Archive for April, 2013
In Part One of this series, we learned how the mysterious Rongorongo script appeared on Easter Island at a date of unknown origin; in Part Two, we learned about the glyphs and how they’re read.
While Rongorongo remains undeciphered, there are plenty of scholars with their own theories on what the texts say.
There are about 120 symbols in Rongorongo, and numerous attempts to decipher the texts. One text that we do understand, a little bit, is just a portion from a tablet that contains a lunar calendar. And no one can actually read the calendar. But it’s a start!
While it seems like, with today’s modern technology, we should be able to crack just about any code—and isn’t that what a language is? Logical, ordered code!—there are a few obstacles to decipherment of the Rongorongo tabets. One is that there are very few texts remaining to read from, leaving only around 15,000 legible glyphs to work with.
There’s also the problem of context! Historians and linguists don’t have accurate contextual information about where the tablets came from specifically, or any illustrations or parallels to texts that they can understand. And as if that wasn’t enough, the modern language of Easter Island descendants—Rapa Nui—has been heavily influenced by Tahitian and no longer resembles its previous form (again eliminating any chance of parallels!).
What, then, do we know about the tablets’ content?
Very, very little. And we may never know!
Here are what a few attempts at decipherment came up with:
- Monsignor Jaussen (1868): Chants about the king & others doing specific tasks.
- William J. Thomson (1886): Nonsense creation chants, with beings begetting other beings.
- Dr. Alan Carroll (1982): A priestess flees an erupting volcano and other catastrophes, ending up on Easter Island.
- Dr. Steven Fisher (1995): Creation chants with hundreds of repetitions of something he interpreted as a formula reading “X copulated with Y, there issued forth Z.”
However, all of these interpretations have been dismissed in one way other another (particularly the more fanciful interpretations such as Dr. Carroll’s)… and of the many, many attempts at decipherment, none have been accepted as close or even somewhat close to an accurate decipherment.
It seems that the Easter Island Rongorongo script may remain one of the world’s unsolved mysteries after all!
Terrible word puns in the titles for this series aside, these articles introduce the nearly-unknown script from Easter Island called Rongorongo. In Part One, we learned that no one is quite sure when the script was actually invented, or why! Only that it was forgotten for hundreds of years, and tends to get overshadowed by the island’s giant stone statues.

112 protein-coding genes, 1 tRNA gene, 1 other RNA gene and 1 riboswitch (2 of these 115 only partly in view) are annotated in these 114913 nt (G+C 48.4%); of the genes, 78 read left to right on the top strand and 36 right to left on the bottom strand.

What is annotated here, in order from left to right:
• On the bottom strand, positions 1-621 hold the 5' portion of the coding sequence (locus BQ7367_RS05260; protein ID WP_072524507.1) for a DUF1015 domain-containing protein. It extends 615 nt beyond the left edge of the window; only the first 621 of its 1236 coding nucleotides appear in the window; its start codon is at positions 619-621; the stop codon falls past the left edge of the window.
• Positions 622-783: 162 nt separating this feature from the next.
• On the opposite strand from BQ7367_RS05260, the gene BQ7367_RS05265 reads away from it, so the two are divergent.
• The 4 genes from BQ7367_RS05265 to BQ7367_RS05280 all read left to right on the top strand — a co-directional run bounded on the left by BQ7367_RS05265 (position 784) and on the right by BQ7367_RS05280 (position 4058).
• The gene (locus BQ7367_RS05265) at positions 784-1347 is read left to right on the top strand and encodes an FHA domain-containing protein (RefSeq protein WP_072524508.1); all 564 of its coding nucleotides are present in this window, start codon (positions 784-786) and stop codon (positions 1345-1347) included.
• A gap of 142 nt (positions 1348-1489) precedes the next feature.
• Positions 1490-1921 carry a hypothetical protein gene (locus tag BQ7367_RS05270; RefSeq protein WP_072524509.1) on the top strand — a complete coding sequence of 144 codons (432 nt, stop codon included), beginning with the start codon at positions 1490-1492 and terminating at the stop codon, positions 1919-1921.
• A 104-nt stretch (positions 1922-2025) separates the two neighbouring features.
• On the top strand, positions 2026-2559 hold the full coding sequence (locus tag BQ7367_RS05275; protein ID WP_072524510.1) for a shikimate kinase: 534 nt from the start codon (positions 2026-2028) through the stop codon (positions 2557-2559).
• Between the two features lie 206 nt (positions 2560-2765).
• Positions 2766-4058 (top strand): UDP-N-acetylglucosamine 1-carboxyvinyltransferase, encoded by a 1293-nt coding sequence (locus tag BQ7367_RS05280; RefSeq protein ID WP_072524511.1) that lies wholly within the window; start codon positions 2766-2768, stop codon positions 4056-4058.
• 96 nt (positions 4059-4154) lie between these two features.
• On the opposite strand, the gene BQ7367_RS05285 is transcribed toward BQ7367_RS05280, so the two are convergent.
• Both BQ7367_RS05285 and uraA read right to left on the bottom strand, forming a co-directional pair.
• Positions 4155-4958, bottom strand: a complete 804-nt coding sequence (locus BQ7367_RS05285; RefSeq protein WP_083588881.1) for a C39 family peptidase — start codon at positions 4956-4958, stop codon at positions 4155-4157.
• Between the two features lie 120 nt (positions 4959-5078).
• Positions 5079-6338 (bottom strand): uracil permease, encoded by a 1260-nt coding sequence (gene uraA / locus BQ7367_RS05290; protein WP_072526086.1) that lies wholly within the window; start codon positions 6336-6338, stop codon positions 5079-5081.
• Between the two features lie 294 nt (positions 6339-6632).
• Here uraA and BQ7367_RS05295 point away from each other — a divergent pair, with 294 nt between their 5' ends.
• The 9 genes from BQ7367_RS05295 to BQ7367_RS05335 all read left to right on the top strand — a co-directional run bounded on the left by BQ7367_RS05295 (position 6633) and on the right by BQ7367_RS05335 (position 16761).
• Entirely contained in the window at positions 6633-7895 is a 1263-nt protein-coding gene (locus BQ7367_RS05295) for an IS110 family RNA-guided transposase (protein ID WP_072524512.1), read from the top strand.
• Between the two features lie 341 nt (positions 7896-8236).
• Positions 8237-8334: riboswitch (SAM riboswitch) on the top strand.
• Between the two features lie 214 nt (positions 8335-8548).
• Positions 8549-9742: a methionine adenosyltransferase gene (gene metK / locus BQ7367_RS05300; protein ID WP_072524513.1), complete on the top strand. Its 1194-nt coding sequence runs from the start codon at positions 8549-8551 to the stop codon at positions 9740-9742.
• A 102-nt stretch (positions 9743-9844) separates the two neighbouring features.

Rongorongo uses symbols known as glyphs to convey meaning through the script, though what the script says…? No one knows! To this day, Rongorongo remains one of the undeciphered languages of the world.
What is known is that the glyphs were written left to right and bottom to top in a form called reverse boustrophedon. That means the reader starts at the bottom left corner, reads to the end of a line, then rotates the tablet 180 degrees to read the next line! Yes, that means the line above and below the one you’re reading are upside-down.
But if you finish the “page” and flip it over, the line continues from where it left off, meaning it now is read from top to bottom! Of course, the big question here is, what did they do for the giant tablets? You can’t flip those around… so maybe the inhabitants were just really good at reading upside-down script!
The glyphs themselves are similar to Egyptian hieroglyphs in that they’re stylized versions of objects or shapes (human, animal, geometric, plant) and can be drawn together to form what are assumed to be compound concepts or words. Birds are common in the script, along with turtles (who seem to have giant ears), fish, and arthropods.
Easter Island has a number of well-known petroglyphs, but only a few of these symbols in the script are similar to those!
How were the tablets carved? Tradition on the island says that they were cut with obsidian shards or shark teeth, which would have easily created the smooth, deep cuts that form the glyph symbols. Some of the tablets appear to have been cut with a steel blade, however… but these are crudely made, and it’s somewhat telling that steel wasn’t available on the island until after the arrival of the Spanish explorers!